Campaign to save Christchurch's Druitt gardens trees

Druitt Gardens
Image caption The gardens are home to protected bats and many birds, including woodpeckers, tree creepers, redwings and nuthatches

Campaigners hope to halt plans that would see trees felled in a town centre garden of rest to make way for housing.

Druitt Gardens in Christchurch, Dorset, is also a bird sanctuary and was bequeathed to the town more than 60 years ago.

Developers Renaissance Retirement has been granted permission to build retirement flats next to the gardens, just behind the High Street.

Seven 15m (50ft) sycamore trees would require felling under the plans.

The council's planning control committee is meeting later to consider a recommendation that these are not made subjects of Tree Preservation Orders, in order to ensure they can legally be felled.

Construction is due to commence imminently and is due to be completed by October.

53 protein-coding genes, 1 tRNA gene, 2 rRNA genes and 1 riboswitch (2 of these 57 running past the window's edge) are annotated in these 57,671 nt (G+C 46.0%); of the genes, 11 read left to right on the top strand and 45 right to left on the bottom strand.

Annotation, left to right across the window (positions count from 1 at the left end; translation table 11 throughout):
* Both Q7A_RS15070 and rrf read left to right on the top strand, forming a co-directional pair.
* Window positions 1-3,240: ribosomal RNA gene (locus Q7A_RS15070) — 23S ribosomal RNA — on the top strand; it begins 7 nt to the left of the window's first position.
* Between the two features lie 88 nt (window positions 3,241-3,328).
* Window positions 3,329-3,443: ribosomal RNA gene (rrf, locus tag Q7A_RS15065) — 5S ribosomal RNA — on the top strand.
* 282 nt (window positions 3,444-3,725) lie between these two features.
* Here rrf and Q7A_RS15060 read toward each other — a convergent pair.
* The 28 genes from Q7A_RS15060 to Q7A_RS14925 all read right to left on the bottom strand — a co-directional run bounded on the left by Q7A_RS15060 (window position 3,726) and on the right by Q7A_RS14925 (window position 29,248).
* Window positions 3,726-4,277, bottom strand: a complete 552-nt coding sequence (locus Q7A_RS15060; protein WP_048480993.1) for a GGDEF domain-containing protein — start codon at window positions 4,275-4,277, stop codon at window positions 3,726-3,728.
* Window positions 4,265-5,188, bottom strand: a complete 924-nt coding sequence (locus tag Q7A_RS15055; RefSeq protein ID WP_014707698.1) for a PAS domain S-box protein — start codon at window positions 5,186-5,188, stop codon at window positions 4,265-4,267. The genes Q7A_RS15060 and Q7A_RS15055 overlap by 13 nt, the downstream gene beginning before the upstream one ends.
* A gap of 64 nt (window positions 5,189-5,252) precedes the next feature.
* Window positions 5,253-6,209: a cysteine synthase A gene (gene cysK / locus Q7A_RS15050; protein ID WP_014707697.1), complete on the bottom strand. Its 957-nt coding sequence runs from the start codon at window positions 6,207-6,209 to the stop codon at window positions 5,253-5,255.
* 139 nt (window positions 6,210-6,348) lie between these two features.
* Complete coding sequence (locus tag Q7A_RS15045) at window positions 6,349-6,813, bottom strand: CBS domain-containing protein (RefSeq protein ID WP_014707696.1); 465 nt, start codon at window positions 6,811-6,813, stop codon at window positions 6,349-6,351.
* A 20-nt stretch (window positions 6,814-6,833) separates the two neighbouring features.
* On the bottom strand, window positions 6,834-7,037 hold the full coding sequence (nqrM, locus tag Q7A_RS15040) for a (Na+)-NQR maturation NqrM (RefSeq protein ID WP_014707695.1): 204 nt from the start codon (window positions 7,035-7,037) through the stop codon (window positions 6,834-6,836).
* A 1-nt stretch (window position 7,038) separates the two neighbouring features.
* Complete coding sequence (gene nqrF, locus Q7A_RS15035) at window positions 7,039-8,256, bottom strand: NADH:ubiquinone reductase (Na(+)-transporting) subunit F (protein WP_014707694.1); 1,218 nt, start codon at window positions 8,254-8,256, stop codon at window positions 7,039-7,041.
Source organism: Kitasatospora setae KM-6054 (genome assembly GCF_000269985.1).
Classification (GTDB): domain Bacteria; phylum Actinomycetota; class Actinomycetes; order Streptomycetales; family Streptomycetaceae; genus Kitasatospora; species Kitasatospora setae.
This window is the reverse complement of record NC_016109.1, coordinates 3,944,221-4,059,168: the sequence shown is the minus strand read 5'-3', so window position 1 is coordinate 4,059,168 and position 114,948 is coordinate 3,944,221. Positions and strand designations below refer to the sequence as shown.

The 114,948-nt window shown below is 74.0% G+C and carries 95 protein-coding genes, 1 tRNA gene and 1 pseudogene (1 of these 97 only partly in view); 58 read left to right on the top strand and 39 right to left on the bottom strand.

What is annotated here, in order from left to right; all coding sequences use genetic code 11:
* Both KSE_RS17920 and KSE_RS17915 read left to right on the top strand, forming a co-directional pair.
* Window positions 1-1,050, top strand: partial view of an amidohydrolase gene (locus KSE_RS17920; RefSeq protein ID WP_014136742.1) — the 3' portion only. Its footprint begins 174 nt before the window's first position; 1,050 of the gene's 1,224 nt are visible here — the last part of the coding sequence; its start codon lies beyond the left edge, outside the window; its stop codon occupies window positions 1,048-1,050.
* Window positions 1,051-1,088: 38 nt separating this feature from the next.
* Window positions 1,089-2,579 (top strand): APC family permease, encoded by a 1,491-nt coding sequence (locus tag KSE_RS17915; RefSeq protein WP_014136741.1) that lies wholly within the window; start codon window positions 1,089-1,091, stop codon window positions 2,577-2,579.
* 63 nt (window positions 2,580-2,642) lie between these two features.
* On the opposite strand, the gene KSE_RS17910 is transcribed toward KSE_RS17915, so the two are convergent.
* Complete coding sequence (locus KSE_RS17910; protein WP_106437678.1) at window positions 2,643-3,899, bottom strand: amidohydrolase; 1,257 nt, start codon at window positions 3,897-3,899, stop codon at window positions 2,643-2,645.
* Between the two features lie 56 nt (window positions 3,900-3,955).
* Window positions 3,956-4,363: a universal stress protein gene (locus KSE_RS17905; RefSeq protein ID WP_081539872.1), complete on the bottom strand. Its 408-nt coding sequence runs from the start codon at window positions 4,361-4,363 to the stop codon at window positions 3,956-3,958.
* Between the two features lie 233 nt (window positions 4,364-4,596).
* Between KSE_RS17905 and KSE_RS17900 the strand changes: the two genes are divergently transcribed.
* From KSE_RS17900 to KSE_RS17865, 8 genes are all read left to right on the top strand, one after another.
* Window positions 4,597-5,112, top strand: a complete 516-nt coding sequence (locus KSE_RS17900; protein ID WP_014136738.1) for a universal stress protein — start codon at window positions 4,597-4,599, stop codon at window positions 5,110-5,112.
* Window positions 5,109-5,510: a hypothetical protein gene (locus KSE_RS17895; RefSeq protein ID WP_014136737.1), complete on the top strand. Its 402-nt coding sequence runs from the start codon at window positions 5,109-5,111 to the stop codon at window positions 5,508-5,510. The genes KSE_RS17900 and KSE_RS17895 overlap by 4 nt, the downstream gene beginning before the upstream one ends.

'Dark and uninviting'

Christchurch Borough Council has received 350 letters of objection and its strategic director Neil Farmer said all representations would be taken into consideration before a decision is made.

He said: "Since taking over responsibility for Druitt Gardens, the council has transformed a previously dark and uninviting place into a more open site by removing some non-native trees and cutting back overgrown shrubs.

"The gardens are now a much more welcoming place which can be enjoyed by residents and visitors alike."

Image caption Seven protected trees due to be felled have been marked with yellow crosses

Peter Fenning, secretary of the Christchurch Conservation Trust and member of campaign group Trees For Dorset, said: "These gardens are the 'green lung' of the town and were left to the people of Christchurch as a gift from the late Charlotte Druitt.

"It was to remain as a bird sanctuary and a garden of rest.

"If we continue to lose the natural environment, trees, undergrowth etc, all the wildlife here would disappear, possibly for ever.

"We are disappointed that the council seems to be going all-out to assist the developer by allowing the building of new homes right up against the edge of the gardens.

"That means seven trees being demolished for the convenience of the developer and give a nice view of the gardens to the new owners."

Campaigners are also worried plans to cordon off an 800 sq ft (74 sq m) corner of the gardens to allow lorries access during construction on the site could frighten off the wildlife for good.

More on this story

Related Internet links

The BBC is not responsible for the content of external Internet sites